Oh goodness, that car. Great photo, lousy car: A true embarassment. No car with as poor relative performance could be sold today.
Under the hood of these stinkers was what Chrysler called a “time tested” 318-cubic inch V-8 that sucked air through a “lean burn” Carter two-barrel carburetor. The thinned-out air/fuel ratio made the otherwise decent workhorse engine notorious for hard-starting, stalling, and poor driveability. Tune-ups were necessary at every other fill-up, it seemed, because the cars just never ran right or ran right for very long.
The Aspen R/T and Volaré Road Runner’s performance was more dispiriting—even by the standards of the mid-1970s, when the fastest sports cars were slower than most of today’s V-6 family cars.
Pedal to the floor and wind at your back, the sad combo of a 318 V-8 and Torqueflite automatic delivered top speed comparable to a UPS delivery truck with a stuck throttle—about 108 miles per hour, flat out. Quarter-mile times were equally gimpy—a heaving 16.7 seconds at 85miles per hour.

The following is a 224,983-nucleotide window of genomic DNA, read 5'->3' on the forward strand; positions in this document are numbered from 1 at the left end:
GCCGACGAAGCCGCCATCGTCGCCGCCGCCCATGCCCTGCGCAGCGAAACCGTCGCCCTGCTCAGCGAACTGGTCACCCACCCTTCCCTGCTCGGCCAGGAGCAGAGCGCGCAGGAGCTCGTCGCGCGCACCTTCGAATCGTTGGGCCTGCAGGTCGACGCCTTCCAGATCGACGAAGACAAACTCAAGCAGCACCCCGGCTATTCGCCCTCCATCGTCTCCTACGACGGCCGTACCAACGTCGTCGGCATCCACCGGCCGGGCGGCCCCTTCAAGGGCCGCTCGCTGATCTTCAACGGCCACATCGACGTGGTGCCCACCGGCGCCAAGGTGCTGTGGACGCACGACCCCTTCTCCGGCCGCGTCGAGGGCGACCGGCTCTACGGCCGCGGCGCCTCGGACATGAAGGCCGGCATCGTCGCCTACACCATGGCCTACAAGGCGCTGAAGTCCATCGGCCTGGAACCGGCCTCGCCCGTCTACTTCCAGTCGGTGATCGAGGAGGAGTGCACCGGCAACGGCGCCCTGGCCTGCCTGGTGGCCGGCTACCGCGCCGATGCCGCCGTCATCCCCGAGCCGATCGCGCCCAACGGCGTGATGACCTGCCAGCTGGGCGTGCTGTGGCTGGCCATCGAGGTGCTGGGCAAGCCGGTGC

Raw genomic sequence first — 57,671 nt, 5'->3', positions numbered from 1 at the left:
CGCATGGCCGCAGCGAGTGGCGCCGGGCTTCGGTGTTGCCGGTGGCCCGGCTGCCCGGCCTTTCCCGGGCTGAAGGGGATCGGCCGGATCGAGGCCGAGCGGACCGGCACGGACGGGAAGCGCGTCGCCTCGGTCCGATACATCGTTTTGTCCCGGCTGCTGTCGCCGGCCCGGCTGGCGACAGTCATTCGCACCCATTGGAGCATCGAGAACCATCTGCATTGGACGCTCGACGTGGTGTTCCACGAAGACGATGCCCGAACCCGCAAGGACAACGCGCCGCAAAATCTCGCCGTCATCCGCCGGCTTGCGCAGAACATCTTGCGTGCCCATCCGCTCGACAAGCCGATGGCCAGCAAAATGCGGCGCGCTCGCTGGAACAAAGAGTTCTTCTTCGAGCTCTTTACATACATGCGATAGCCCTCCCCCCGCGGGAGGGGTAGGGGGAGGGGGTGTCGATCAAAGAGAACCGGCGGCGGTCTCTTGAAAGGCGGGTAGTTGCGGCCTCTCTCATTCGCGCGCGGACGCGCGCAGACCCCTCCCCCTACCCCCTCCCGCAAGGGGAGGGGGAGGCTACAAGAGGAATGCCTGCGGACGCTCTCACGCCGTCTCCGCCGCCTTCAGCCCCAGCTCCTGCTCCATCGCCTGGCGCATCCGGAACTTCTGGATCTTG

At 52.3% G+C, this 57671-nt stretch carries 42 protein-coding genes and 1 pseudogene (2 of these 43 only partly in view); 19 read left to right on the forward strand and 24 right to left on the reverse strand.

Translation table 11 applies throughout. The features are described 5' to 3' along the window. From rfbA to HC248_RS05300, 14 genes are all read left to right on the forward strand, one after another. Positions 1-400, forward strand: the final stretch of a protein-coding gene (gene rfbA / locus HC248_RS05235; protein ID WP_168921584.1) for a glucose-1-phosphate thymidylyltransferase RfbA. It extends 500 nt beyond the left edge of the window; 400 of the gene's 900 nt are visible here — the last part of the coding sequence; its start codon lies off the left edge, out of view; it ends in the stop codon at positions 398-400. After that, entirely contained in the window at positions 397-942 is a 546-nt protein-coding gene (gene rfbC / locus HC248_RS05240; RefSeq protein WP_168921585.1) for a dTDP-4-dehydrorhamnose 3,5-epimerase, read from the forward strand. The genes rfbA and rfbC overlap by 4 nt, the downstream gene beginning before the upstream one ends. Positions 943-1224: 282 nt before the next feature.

The final insult? Every 1976 and 1977 model was recalled for premature rust-through. Lee Iaccoca himself later admitted the cars had been “rushed to market too soon.”
It might have been better if they’d never made it at all.
Excerpted from Automotive Atrocities By Eric Peters.